About John McNeil
An expressive, harmonically nuanced jazz trumpeter, composer, and educator, John McNeil has carved a distinctive path over his 50-year career, moving ably between straight-ahead jazz, standards, and more avant-garde-leaning productions. A California native, McNeil first arrived on the scene as a freelancer in New York in the 1970s, playing often with the Horace Silver Quintet. He caught the attention of SteepleChase Records, which signed him to a recording contract and released a handful of well-regarded standards-based albums beginning with 1978's Embarkation. From there, he recorded intermittently in the '80s and '90s, and moved increasingly into teaching, including maintaining a long association with Boston's New England Conservatory. Since the '2000s, McNeil has remained quite active, balancing his time between teaching, and performing with his progressive ensemble Hush Point.
Born in 1948 in Yreka, California, McNeil taught himself trumpet and learned to read music on his own. By his late teens, the young trumpeter was playing in combos throughout Northern California; by the mid-'70s he was freelancing in New York City and gaining a reputation as an innovative, lyrical player. He performed with the Thad Jones/Mel Lewis Orchestra at the Village Vanguard, and led his own groups at various area clubs. By the latter part of the decade, McNeil had joined the Horace Silver Quartet and secured a solo contract with SteepleChase. The label issued a flurry of McNeil releases, including 1978's Embarkation and The Glass Room and 1979's Faun and Look to the Sky (with Tom Harrell).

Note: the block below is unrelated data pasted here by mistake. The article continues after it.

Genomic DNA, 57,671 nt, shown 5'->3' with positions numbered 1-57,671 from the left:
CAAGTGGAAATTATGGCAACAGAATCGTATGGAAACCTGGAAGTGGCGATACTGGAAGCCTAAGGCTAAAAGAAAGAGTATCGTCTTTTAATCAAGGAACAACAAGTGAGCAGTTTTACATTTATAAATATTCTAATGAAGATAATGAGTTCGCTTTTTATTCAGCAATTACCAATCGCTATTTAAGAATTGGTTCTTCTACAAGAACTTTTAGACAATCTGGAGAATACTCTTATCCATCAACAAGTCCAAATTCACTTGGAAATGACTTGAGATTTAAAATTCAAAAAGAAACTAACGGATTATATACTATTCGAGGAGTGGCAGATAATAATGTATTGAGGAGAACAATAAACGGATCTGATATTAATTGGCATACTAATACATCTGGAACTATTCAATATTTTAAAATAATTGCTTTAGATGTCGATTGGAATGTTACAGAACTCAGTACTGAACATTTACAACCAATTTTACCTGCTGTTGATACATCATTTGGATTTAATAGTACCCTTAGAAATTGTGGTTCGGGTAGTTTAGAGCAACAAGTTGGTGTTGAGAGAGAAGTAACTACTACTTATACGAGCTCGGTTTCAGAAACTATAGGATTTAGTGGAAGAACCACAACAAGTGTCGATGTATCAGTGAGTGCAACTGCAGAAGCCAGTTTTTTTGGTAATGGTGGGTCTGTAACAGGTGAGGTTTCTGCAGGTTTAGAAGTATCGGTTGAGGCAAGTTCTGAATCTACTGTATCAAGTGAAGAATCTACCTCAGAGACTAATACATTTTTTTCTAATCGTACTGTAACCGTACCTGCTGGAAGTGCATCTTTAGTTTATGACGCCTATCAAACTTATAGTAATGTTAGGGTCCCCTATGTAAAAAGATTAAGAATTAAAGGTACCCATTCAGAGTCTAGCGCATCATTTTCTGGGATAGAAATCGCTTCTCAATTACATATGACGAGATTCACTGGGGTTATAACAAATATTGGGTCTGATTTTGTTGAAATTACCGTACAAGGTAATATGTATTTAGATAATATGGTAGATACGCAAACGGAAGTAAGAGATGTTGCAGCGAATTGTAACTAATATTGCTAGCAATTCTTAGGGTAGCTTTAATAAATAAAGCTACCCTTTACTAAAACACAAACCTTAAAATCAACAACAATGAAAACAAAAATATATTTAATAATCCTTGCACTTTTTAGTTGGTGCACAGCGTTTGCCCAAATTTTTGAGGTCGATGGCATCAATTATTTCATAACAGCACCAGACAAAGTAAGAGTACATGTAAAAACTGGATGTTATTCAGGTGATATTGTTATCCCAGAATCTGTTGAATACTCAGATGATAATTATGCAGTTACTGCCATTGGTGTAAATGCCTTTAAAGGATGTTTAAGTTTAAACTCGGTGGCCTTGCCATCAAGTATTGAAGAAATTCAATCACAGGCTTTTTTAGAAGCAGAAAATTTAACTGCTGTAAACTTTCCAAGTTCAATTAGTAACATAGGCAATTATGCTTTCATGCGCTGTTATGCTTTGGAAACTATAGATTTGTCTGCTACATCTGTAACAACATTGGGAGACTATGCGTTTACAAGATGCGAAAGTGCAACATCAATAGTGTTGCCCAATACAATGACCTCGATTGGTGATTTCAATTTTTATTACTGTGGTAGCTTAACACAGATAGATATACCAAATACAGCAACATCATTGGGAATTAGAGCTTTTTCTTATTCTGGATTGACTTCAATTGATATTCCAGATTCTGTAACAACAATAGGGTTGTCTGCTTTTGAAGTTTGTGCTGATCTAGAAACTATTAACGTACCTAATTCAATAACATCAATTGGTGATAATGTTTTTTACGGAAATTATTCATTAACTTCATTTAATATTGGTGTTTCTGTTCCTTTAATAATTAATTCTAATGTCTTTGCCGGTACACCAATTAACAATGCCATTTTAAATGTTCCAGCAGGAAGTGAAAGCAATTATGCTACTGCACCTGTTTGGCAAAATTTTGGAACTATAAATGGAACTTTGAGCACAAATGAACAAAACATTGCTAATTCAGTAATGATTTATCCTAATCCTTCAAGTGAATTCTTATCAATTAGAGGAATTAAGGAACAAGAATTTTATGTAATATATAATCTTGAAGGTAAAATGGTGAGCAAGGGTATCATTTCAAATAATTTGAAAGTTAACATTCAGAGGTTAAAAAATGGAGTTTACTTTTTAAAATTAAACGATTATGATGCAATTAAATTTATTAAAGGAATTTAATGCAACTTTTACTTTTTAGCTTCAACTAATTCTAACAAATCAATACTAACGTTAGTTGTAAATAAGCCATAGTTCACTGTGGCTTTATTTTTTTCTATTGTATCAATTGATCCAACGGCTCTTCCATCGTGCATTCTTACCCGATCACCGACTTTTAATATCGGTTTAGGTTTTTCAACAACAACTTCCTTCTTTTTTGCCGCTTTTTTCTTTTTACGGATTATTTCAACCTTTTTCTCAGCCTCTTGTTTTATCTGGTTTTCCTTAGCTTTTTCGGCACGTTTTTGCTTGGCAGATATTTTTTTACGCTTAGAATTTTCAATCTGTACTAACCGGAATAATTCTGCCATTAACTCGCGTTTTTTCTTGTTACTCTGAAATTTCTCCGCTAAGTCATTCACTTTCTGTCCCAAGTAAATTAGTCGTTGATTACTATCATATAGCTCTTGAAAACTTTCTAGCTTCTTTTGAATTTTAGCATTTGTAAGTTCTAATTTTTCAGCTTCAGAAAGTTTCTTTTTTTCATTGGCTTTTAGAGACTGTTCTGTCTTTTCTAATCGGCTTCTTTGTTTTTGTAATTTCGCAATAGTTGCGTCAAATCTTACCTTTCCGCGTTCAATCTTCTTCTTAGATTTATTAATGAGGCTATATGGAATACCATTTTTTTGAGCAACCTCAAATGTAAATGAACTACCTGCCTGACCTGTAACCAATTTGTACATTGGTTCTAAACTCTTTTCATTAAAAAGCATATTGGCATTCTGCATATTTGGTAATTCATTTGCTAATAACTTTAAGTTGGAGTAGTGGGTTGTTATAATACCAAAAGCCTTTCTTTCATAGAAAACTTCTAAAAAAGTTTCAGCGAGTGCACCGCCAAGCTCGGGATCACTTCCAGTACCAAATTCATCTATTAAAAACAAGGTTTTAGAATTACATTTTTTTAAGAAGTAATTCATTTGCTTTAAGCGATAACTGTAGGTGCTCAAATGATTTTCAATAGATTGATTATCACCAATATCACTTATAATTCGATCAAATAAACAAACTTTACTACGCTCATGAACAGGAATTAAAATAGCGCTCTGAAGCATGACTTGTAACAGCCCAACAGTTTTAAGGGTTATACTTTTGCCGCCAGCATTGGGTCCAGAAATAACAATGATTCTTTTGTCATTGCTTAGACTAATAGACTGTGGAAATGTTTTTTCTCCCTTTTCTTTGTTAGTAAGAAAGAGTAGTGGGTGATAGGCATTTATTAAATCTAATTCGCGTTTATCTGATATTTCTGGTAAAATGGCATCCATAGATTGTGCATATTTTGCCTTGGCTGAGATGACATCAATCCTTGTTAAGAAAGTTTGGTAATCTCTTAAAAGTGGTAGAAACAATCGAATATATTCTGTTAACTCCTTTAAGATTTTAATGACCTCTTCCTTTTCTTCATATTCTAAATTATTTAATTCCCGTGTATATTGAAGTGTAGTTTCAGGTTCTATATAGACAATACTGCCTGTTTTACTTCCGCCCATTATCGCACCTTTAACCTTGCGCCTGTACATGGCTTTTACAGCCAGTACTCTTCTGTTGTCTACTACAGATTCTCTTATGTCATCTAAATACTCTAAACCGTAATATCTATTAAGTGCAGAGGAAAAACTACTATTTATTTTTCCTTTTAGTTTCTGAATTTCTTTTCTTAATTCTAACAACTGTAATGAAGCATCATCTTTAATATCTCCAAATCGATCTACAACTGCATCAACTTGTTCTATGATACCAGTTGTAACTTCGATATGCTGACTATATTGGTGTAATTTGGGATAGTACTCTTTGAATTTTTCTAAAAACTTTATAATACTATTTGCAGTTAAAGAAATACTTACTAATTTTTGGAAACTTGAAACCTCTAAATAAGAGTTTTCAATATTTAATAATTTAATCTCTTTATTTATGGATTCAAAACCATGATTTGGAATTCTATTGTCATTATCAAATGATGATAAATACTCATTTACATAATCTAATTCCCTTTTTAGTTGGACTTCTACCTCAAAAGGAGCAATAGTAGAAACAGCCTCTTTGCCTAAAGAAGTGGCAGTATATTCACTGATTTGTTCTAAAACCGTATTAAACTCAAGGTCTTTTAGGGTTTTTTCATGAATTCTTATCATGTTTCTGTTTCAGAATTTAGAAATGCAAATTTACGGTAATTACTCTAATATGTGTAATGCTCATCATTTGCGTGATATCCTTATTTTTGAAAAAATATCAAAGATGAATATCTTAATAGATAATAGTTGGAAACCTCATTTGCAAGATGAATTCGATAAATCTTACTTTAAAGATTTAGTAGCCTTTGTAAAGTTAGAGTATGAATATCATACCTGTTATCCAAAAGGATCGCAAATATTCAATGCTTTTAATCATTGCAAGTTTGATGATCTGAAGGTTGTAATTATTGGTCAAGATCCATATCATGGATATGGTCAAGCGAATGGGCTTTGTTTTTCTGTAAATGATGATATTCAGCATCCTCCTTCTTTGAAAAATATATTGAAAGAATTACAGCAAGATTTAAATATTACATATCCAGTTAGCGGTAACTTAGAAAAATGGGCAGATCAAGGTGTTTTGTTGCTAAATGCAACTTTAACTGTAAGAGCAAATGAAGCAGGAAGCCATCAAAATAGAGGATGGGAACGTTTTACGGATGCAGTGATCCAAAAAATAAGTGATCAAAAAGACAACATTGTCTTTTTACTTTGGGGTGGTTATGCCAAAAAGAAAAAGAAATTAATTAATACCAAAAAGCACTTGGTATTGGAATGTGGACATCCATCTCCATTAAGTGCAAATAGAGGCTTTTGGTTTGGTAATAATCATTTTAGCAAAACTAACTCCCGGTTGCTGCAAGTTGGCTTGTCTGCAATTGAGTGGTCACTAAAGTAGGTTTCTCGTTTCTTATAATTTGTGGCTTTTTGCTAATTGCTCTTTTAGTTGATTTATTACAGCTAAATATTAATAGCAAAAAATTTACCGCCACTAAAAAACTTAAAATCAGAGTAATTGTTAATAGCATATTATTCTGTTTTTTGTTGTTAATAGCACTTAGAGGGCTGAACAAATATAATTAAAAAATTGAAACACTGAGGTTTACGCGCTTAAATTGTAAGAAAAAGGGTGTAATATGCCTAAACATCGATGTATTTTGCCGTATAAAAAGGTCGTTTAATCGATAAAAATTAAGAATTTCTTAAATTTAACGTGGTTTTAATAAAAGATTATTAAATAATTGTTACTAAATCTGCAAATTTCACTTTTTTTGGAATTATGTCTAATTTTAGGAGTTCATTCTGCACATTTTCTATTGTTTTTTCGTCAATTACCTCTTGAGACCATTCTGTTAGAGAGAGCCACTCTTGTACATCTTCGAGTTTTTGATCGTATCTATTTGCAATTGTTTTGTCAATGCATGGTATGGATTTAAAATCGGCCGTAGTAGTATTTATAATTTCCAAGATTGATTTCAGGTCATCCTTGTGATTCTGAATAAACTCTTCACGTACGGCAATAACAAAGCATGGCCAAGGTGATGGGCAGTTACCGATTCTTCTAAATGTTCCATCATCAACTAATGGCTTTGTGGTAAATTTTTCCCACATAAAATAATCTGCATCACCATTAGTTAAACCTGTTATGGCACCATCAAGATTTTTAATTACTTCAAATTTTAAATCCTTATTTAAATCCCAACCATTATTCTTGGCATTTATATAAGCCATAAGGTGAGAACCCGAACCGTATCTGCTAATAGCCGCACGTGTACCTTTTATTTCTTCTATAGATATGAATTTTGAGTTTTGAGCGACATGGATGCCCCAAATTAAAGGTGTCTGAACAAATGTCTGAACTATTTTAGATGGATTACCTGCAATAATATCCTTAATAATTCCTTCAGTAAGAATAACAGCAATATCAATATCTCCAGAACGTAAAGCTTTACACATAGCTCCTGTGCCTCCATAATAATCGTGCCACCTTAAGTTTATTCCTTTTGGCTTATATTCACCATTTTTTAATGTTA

In the '80s, the trumpeter continued to work as both a sideman and leader. He appeared as a soloist with Gerry Mulligan's band, and formed the John McNeil Trio/Quartet for 1983's I've Got the World on a String. He toured internationally, and was recognized by the contemporary jazz community as a go-to writer, arranger, and producer. McNeil went on to issue a series of critically acclaimed albums, including the Kenny Burger collaborations Hip Deep (1996, Brownstone) and Brooklyn Ritual (1998, Synergy). Also during this period, he dedicated more of his time to teaching, joining the faculty of Boston's New England Conservatory.
Away from teaching, McNeil continued to record. Released in 2001, Fortuity featured a few pop-inspired numbers, like a Latin-flavored interpretation of the Beatles' "I Will." The Latin influence continued with 2003's This Way Out (Omnitone), which McNeil recorded in Barcelona with tenor saxophonist Gorka Benitez and bassist Giulia Valle. Since then, McNeil has kept busy, releasing Sleep Won't Come in 2004, East Coast Cool in 2006, and Rediscovery in 2008. Two years later, he paired with longtime collaborator, saxophonist Bill McHenry for the live album Chill Morn He Climb Jenny.
Around this time, he formed the forward-thinking jazz outfit Hush Point with saxophonist Jeremy Udden, bassist Aryeh Kobrinsky, and drummer Anthony Pinciotti. The group debuted in 2013 with a self-titled release, followed a year later by Blues and Reds. In 2017, McNeil was back with the ensemble for Hush Point, Vol. 3. ~ Johnny Loftus